There is a lot going on during these early days of 2021. Broadband companies that did not bid on the FirstNet Request for Proposal are seeing how successful FirstNet is and want to change the rules late in the game; initial MegaRange™ drive tests are underway and a webinar is in the making; z-axis location technology is available; and now public-safety agencies are able to own or lease their own mini-emergency Band-14 cell sites.
Network Interoperability—Yet Again?
It seems every time FirstNet (Built with AT&T) releases updates or announces advances, other networks once again bring up broadband interoperability. Recently, FirstNet announced more network growth, new agencies, new subscribers, more Band-14 cell sites, and the addition of z-axis location that enables public-safety personnel to be located to within feet on the exact floor of a building.
FirstNet announced MegaRange for Band 14, which increases transmit power for mobile devices operating on Band 14 to deliver increased Band-14 range and data capacity. Then it announced that agencies can now purchase, rent, or lease their own mini-deployables to extend network coverage, increase capacity, and serve as emergency FirstNet cells when service is disrupted. Every time we see announcements such as these, Verizon raises its hand and talks about broadband network interoperability as though it is a magic sauce to “fix” public-safety communications, which, of course are not broken.
Verizon’s current set of articles is based on the following statement:
“The time is now, once and for all, for an industry-led approach, leveraging advances in technology to deliver this critical functionality to all public safety agencies and the communities they serve across the nation.”
When a Nationwide Public-Safety Broadband Network (NPSBN) was first discussed with Congress, the Executive Branch, and the Federal Communications Commission (FCC), Verizon was one of two network operators that supported the concept while both T-Mobile and Sprint fought from the beginning to auction the D-Block spectrum (10 MHz of spectrum adjacent to spectrum already licensed to the Public Safety Spectrum Trust (PSST)). However, once approved, the folks at Verizon who had been supporting the NPSBN disappeared. After The FirstNet Authority began developing its request for proposal, Verizon simply disappeared.
Verizon’s reappearance and renewed interest in the NPSBN and serving public safety occurred only after the contract was awarded to AT&T and Verizon recognized the success of FirstNet (Built with AT&T). At that point, Verizon began making promises about pre-emption and priority access on its network, though it had told the Public Safety Alliance (PSA) it would never implement them. Verizon launched several attempts to change the basis for how Congress crafted the network to be a single, dedicated public-safety broadband network that would provide nationwide public-safety broadband services for public-safety agencies. At one point, Verizon appears have cajoled folks in the Boulder, Colorado area to file with the FCC demanding that the FirstNet network be opened up to all commercial broadband network operators.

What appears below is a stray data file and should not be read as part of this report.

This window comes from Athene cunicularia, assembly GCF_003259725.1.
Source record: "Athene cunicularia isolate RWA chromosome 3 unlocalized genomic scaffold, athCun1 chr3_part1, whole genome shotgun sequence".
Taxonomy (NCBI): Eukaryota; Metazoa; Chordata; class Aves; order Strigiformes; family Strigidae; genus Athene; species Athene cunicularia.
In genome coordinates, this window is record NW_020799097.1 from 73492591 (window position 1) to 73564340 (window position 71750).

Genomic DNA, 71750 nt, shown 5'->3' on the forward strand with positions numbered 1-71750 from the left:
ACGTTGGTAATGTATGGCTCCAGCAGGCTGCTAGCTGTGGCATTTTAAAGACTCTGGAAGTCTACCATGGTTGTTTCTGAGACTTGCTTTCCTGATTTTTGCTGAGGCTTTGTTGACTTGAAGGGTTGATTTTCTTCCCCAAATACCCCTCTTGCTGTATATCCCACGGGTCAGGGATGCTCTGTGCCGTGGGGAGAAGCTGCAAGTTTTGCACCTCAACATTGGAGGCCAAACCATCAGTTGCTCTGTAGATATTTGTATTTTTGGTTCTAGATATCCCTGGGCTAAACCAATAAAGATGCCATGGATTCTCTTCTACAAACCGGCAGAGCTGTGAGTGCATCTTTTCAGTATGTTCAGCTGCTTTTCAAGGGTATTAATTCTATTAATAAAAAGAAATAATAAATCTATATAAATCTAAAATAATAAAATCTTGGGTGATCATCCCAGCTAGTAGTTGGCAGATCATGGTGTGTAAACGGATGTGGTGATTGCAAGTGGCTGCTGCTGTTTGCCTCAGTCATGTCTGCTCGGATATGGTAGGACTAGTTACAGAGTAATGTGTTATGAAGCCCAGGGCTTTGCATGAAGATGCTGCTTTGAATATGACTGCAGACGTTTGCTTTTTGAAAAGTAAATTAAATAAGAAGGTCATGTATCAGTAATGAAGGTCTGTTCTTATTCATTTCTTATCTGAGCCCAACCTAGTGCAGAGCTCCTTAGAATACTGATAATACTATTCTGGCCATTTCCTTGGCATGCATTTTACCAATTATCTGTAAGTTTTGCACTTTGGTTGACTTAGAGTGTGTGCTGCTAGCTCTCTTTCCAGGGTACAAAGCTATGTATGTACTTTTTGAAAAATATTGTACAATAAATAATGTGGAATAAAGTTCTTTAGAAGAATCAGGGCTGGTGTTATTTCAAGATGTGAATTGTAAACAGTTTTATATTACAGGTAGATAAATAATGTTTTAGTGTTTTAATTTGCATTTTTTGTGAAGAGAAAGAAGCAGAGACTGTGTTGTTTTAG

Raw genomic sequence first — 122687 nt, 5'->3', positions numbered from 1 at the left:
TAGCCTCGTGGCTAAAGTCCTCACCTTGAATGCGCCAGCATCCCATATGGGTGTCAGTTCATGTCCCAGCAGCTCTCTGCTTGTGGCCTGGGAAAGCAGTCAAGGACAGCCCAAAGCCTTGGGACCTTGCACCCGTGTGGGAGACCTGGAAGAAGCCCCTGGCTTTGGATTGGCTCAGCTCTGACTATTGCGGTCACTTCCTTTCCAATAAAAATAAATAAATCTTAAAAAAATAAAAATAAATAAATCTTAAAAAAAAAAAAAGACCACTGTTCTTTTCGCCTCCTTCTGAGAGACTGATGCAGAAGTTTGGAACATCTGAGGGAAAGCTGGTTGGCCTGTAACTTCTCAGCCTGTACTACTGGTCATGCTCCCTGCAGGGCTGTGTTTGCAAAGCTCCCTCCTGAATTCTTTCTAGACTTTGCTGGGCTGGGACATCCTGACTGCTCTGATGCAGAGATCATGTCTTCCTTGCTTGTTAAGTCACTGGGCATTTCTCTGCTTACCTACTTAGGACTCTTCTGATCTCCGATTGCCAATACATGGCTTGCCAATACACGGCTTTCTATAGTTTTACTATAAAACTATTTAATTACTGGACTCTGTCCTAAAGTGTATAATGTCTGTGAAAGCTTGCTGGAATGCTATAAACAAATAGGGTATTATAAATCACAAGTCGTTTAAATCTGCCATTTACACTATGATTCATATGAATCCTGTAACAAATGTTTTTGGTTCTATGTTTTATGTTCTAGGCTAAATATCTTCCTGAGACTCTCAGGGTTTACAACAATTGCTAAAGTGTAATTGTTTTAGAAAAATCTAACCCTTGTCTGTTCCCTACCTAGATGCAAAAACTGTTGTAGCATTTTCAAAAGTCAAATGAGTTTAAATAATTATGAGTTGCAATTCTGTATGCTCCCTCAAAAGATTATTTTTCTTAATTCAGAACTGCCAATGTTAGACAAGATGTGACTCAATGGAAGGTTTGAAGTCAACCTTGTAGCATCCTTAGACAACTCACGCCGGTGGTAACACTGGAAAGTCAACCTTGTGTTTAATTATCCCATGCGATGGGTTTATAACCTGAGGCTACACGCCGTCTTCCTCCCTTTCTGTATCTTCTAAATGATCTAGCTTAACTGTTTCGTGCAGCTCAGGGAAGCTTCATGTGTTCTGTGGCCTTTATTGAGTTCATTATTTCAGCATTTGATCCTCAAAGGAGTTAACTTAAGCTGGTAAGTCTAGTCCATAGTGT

T-Mobile joined fray and I wrote about how it had fought the concept of an NPSBN long and hard, and how things had seemed to have calmed down until FirstNet stats and its new features and services were made public. Suddenly, this combination of increased subscriber agencies, new features, and new services (some of which are exclusive to FirstNet) seemed to have once again awakened the folks in New Jersey.
Now the dance starts again. Today, three vendors provide cross-network Push-To-Talk (PTT) services via over-the-top PTT applications: ESChat, JPS Interoperability Solutions, and Tango Tango. AT&T (FirstNet) and Verizon provide a Kodiak/Motorola PTT on-network PTT solution that is not compatible across the two networks. FirstNet uses Samsung’s flavor of Mission-Critical Push-To-Talk (MCPTT) and Verizon uses Ericsson’s flavor of MCPTT. Today, these two MCPTT systems do not appear to be compatible cross-network since the standard states MCPTT services are to be maintained inside the broadband network and not over-the-top. MCPTT today supports only some Android devices and no Apple iOS devices. Sometime in the future we should see “InternetWorking Function (IWF), which has been demonstrated by several PTT vendors but has not been implemented by either FirstNet or Verizon. The bottom-line today is that push-to-talk can be used cross-network but not by 3GPP-standard PTT systems, and it is not clear whether different flavors of MCPTT will be fully compatible with each other.